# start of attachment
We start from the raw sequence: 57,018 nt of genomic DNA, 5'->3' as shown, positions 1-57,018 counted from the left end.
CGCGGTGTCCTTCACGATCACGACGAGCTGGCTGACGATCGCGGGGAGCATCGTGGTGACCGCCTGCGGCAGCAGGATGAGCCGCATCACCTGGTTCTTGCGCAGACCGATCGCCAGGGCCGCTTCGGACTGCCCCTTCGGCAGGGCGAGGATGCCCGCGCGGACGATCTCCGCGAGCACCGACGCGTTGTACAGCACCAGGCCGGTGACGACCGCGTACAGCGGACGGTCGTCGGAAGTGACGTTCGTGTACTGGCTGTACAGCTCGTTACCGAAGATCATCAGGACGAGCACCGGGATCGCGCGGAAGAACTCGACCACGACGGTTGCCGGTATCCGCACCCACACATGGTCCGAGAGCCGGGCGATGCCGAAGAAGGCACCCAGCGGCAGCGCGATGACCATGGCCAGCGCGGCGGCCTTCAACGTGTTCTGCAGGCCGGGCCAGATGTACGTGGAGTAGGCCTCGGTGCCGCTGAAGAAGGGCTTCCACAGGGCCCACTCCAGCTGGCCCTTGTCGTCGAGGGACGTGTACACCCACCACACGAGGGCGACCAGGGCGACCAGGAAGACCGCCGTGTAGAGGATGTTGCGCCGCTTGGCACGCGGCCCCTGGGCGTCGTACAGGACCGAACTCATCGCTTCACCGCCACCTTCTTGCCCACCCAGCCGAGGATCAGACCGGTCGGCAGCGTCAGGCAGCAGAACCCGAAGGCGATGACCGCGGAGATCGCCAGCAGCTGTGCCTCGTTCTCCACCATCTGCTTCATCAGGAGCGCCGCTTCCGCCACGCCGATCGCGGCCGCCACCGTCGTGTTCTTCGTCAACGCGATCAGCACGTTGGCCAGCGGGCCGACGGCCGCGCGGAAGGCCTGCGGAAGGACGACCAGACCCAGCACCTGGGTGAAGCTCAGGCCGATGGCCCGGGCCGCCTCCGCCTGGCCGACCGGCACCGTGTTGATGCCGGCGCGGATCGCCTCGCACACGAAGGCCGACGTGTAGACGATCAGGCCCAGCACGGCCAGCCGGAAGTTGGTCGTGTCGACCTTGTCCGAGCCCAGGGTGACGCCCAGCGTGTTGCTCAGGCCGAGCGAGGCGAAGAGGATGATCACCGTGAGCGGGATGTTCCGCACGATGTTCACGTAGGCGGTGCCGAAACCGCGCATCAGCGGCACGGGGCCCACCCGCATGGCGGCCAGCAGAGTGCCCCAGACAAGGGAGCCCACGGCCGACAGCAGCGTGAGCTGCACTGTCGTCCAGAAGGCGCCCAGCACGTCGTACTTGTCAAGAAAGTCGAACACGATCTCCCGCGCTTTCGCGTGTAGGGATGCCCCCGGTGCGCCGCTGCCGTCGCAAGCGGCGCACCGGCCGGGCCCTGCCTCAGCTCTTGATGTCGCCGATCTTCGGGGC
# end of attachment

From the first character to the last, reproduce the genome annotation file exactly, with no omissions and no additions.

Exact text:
We start from the raw sequence: 57,018 nt of genomic DNA, 5'->3' as shown, positions 1-57,018 counted from the left end.
CGCGGTGTCCTTCACGATCACGACGAGCTGGCTGACGATCGCGGGGAGCATCGTGGTGACCGCCTGCGGCAGCAGGATGAGCCGCATCACCTGGTTCTTGCGCAGACCGATCGCCAGGGCCGCTTCGGACTGCCCCTTCGGCAGGGCGAGGATGCCCGCGCGGACGATCTCCGCGAGCACCGACGCGTTGTACAGCACCAGGCCGGTGACGACCGCGTACAGCGGACGGTCGTCGGAAGTGACGTTCGTGTACTGGCTGTACAGCTCGTTACCGAAGATCATCAGGACGAGCACCGGGATCGCGCGGAAGAACTCGACCACGACGGTTGCCGGTATCCGCACCCACACATGGTCCGAGAGCCGGGCGATGCCGAAGAAGGCACCCAGCGGCAGCGCGATGACCATGGCCAGCGCGGCGGCCTTCAACGTGTTCTGCAGGCCGGGCCAGATGTACGTGGAGTAGGCCTCGGTGCCGCTGAAGAAGGGCTTCCACAGGGCCCACTCCAGCTGGCCCTTGTCGTCGAGGGACGTGTACACCCACCACACGAGGGCGACCAGGGCGACCAGGAAGACCGCCGTGTAGAGGATGTTGCGCCGCTTGGCACGCGGCCCCTGGGCGTCGTACAGGACCGAACTCATCGCTTCACCGCCACCTTCTTGCCCACCCAGCCGAGGATCAGACCGGTCGGCAGCGTCAGGCAGCAGAACCCGAAGGCGATGACCGCGGAGATCGCCAGCAGCTGTGCCTCGTTCTCCACCATCTGCTTCATCAGGAGCGCCGCTTCCGCCACGCCGATCGCGGCCGCCACCGTCGTGTTCTTCGTCAACGCGATCAGCACGTTGGCCAGCGGGCCGACGGCCGCGCGGAAGGCCTGCGGAAGGACGACCAGACCCAGCACCTGGGTGAAGCTCAGGCCGATGGCCCGGGCCGCCTCCGCCTGGCCGACCGGCACCGTGTTGATGCCGGCGCGGATCGCCTCGCACACGAAGGCCGACGTGTAGACGATCAGGCCCAGCACGGCCAGCCGGAAGTTGGTCGTGTCGACCTTGTCCGAGCCCAGGGTGACGCCCAGCGTGTTGCTCAGGCCGAGCGAGGCGAAGAGGATGATCACCGTGAGCGGGATGTTCCGCACGATGTTCACGTAGGCGGTGCCGAAACCGCGCATCAGCGGCACGGGGCCCACCCGCATGGCGGCCAGCAGAGTGCCCCAGACAAGGGAGCCCACGGCCGACAGCAGCGTGAGCTGCACTGTCGTCCAGAAGGCGCCCAGCACGTCGTACTTGTCAAGAAAGTCGAACACGATCTCCCGCGCTTTCGCGTGTAGGGATGCCCCCGGTGCGCCGCTGCCGTCGCAAGCGGCGCACCGGCCGGGCCCTGCCTCAGCTCTTGATGTCGCCGATCTTCGGGGC